BY RICHARD CORNWELL, Felixstowe editor
Friday, March 30, 2012
GANGS stealing metal across the region to sell abroad to fund criminal activities have today had their network seriously disrupted thanks to a successful operation.
Police and Border Force officials, and other agencies, have recovered more than £500,000 worth of stolen metal, including scrap, cars and power cables.
The materials were being stolen to order and shipped abroad through ports, including Felixstowe and Harwich.
Officers showed off some of the cargo which had been seized while waiting to be exported through the Port of Felixstowe.
Det Insp Gary Brotherhood, who led Operation Chisel, said there was no doubt that the metal – bound for West Africa, China, India and northern Cyprus – had been stolen specifically for markets where it was destined.
Cars were often cut up into parts, for which there is an extensive market.
“The theft and planned exportation of these goods is clearly the work of serious and organised crime groups using this as a means to finance and fund organised crime,” he said.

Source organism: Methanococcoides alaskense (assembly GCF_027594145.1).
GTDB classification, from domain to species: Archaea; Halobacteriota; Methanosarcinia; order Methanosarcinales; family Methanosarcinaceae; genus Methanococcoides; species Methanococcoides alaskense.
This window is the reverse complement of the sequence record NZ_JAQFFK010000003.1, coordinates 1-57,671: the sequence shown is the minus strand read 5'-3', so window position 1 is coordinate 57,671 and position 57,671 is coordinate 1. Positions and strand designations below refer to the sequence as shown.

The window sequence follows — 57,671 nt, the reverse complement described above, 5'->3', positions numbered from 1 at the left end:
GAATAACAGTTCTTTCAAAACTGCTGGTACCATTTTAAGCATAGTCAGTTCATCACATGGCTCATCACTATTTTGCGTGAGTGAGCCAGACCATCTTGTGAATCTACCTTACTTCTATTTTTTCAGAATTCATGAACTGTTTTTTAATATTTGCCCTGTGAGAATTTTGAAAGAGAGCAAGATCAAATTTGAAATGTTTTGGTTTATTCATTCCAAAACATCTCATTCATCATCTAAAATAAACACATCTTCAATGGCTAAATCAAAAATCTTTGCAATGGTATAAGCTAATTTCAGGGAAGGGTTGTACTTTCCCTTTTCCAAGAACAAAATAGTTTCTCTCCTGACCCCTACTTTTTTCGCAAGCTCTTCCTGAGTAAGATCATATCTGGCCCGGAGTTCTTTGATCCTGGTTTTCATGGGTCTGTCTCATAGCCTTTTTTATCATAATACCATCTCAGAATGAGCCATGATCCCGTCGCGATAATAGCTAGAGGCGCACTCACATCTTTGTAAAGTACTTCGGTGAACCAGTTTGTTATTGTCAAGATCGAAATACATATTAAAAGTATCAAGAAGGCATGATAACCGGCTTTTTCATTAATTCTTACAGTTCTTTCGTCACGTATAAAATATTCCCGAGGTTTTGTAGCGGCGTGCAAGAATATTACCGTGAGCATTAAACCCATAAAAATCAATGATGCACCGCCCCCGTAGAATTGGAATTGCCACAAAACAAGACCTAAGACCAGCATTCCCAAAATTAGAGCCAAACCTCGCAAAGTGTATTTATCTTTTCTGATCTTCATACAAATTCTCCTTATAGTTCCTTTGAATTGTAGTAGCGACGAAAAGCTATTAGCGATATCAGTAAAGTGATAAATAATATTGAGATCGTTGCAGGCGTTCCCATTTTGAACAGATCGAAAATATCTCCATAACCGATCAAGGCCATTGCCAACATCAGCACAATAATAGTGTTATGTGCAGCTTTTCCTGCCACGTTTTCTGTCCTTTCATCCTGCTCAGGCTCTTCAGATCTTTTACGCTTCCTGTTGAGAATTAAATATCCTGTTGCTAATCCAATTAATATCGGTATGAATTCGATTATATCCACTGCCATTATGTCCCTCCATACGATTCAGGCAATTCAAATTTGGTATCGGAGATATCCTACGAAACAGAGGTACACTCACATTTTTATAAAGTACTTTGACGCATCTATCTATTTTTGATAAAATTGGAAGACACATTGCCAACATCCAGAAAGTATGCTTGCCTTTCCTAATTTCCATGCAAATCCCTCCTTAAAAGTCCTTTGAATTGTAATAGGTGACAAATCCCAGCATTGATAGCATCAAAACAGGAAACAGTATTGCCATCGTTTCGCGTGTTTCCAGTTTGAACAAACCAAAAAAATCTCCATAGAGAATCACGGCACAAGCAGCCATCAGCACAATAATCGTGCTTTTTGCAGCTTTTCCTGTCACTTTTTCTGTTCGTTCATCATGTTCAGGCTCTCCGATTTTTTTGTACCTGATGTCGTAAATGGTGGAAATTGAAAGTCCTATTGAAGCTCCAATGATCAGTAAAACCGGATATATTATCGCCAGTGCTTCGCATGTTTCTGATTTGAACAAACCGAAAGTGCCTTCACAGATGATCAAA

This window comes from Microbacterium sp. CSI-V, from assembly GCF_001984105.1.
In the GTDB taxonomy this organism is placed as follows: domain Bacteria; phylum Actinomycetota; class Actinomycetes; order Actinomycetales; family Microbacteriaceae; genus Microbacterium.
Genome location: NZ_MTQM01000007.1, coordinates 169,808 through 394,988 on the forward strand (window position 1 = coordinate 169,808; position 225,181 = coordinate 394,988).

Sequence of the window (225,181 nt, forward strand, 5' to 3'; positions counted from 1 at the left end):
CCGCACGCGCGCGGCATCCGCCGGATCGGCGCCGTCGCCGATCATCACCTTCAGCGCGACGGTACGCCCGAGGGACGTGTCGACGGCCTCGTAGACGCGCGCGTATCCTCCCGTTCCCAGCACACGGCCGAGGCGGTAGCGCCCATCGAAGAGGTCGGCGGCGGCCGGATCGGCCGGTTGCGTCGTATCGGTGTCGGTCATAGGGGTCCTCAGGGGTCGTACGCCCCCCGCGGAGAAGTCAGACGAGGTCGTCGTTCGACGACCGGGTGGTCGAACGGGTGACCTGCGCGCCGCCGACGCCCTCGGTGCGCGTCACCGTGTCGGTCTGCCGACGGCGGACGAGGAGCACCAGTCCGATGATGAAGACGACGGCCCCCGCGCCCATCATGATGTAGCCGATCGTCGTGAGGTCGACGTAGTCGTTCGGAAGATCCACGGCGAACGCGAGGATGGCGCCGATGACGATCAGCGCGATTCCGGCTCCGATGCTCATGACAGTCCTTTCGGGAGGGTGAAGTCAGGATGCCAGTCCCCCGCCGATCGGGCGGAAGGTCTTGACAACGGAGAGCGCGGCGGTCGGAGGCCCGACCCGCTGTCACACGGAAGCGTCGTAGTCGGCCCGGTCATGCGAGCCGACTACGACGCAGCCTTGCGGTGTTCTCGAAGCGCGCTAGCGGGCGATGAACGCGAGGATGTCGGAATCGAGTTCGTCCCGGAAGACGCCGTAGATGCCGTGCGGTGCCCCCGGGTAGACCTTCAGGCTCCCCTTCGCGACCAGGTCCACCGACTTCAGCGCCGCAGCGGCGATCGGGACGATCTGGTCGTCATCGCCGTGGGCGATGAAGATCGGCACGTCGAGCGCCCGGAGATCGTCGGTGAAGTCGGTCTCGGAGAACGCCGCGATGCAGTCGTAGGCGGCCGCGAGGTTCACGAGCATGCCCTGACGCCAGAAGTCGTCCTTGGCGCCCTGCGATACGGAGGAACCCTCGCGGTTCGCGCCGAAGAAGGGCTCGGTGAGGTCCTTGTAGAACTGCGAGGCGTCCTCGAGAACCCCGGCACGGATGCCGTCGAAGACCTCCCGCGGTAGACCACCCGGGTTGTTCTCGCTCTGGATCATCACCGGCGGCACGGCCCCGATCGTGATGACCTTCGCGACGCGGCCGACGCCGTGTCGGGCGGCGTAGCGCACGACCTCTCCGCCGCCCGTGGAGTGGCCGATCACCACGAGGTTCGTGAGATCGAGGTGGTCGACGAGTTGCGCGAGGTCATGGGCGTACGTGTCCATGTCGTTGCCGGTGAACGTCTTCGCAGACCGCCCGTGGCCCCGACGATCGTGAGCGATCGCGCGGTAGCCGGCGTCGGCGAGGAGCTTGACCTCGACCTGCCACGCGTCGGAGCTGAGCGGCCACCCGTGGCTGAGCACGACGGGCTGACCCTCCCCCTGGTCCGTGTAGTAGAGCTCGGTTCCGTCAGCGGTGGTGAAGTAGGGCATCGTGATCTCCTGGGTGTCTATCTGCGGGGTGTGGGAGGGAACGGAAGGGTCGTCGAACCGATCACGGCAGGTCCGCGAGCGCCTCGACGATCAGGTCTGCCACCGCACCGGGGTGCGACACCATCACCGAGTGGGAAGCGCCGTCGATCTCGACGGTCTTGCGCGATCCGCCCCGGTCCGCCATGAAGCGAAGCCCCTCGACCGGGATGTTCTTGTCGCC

“This investigation will have significantly disrupted sophisticated criminal networks.
“We will continue to work with partners to tackle these crimes and look at areas where we can make it difficult for criminals to operate in this way.
“We will not tolerate regional ports being used to export stolen vehicles and metals.”
Operation Chisel is still ongoing and Det Insp Brotherhood said people involved in the metal thefts were still under investigation.
Items seized included more than 500 liquid propane gas cylinders.
Brian Hill, deputy director of central region for the Border Force, said partnership working was the key to the success of the operation.
“The police are collecting a range of intelligence on the thefts and we then do risk profiles to identify possible cargo and use scanning technology on the containers to see what’s inside before they are opened,” he said.
The project was co-ordinated by ERSOU, the Eastern Region Special Operation Unit, with officers from Suffolk, Essex, Norfolk, Herts, Bedfordshire and Cambridgeshire, working with the Border Force, Maritime and Coastguard Agency, with technical support from private companies such as Ipswich Audi.